Think of the Wild West and you might recall stories you were told about outlaws and gunslingers. Or maybe you think of nefarious highwaymen and new sheriffs in town ready to save the damsel in distress. Not only do these stories linger, but sometimes the apparitions of the fallen cowboys do as well. Or so local legends say. Discover American ghost stories of the real Wild West with our list of some of the best spooky stories, just in time for Halloween.
The Ghost of Jesse James
Until his death in 1882, the infamous bank and train robber kept the law on its toes. Robbing across the Midwest, Jesse James was certainly a wanted man! Eventually, however, Jesse James was shot by a member of his own gang. Many people refused to believe the infamous outlaw had been outgunned by a newcomer. That is, until locals started to spot the ghost of Jesse James. The ghost was seen wandering the grounds of his family’s farm in Kearney, Missouri.
More than a century later, locals still report eerie voices on the homestead, or sometimes catch strange images on camera. Local legend implies these phenomena are the comings and goings of the ghost of Jesse James, who, after a life on the run, has settled down for a “life” on the farm.
Tombstone’s Famous Apparations
Marshal Fred White of Tombstone, Arizona, brought order to the infamous boomtown known today for its unruly citizenry and shootouts. Fred was a lawman and the first chief of police. He was successful at his job until an accidental gunshot to the groin put a stop to his efforts.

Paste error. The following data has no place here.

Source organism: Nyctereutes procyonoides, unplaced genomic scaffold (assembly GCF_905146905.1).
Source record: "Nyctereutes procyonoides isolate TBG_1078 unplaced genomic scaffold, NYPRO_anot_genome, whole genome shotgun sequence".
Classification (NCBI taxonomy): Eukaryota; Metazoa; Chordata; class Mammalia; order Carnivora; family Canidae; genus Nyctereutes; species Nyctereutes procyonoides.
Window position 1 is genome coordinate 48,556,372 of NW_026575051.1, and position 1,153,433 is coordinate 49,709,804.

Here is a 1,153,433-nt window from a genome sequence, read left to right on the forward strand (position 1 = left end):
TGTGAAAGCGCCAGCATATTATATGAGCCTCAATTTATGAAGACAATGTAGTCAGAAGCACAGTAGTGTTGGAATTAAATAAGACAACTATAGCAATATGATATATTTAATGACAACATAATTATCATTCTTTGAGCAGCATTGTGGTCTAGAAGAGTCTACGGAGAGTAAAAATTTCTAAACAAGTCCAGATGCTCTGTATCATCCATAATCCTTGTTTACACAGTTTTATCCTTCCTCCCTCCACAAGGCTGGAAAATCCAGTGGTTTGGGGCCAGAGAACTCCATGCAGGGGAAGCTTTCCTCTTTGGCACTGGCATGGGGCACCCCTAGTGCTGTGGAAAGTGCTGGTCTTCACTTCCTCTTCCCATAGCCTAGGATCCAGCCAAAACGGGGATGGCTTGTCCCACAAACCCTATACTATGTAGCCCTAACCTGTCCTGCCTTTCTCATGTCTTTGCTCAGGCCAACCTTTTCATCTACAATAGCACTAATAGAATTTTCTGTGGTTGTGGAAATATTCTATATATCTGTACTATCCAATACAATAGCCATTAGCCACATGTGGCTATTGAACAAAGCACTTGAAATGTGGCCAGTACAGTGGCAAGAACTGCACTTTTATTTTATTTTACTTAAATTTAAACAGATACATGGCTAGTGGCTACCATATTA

The accident occurred while Fred attempted to disarm a drunken man during a skirmish in Tombstone. Fred’s friend, another famous lawman, Wyatt Earp, witnessed the fray and accidental shooting. The man “Curly Bill” Brocius was later cleared of any wrongdoing. But tensions between Earp and Brocius grew and eventually led to the infamous gunfight at the O.K. Corral in Tombstone a year later. Today, Tombstone is reputedly the hangout for the ghosts of the legendary gunfight, while White helps keep the peace even in death.
Deadwood’s Undead Sheriff
Deadwood, South Dakota, came into being during the Gold Rush of the Black Hills. The land was originally granted to the Lakota People. But once gold was found in the Black Hills, everything changed. Miners and gunslingers from all over the country swept into the boomtown.
One of history’s famous lawman Seth Bullock helped settle some of the lawlessness of Deadwood. Bullock was the town’s first sheriff. Eventually Bullock opened a luxurious hotel in Deadwood. After his death, local legends maintain Bullock is still sometimes seen in the hotel. Guests say they see him inspecting hotel rooms and making sure everyone is on their best behavior.
The Story of the Lost Goldmine
A man believed to be a German immigrant and prospector by the name of Jacob Waltz passed away from exhaustion near Superstition Mountain in Arizona. The story goes that the man died carrying large saddlebags filled with gold. Ever since the story of the lost goldmine began circulating, people have been looking for the so-called Lost Dutchman’s Goldmine.
No one has ever found the mine. What’s more, many versions of the story locate the goldmine in other states, from California to Colorado. And yet, the legend of the lost goldmine maintains its reputation. Legend also has it that many people go looking for the goldmine every year. Some legends even say the spirit of Jacob Waltz himself guards the mine and dispatches anyone attempting to steal his gold.
Want to dress up as someone from the Wild West for Halloween? Check out these Halloween costumes, like the Wild Justice costume and more! And of course, don’t forget to follow us on Instagram, Facebook and Pinterest for your daily dose of farmhouse inspiration!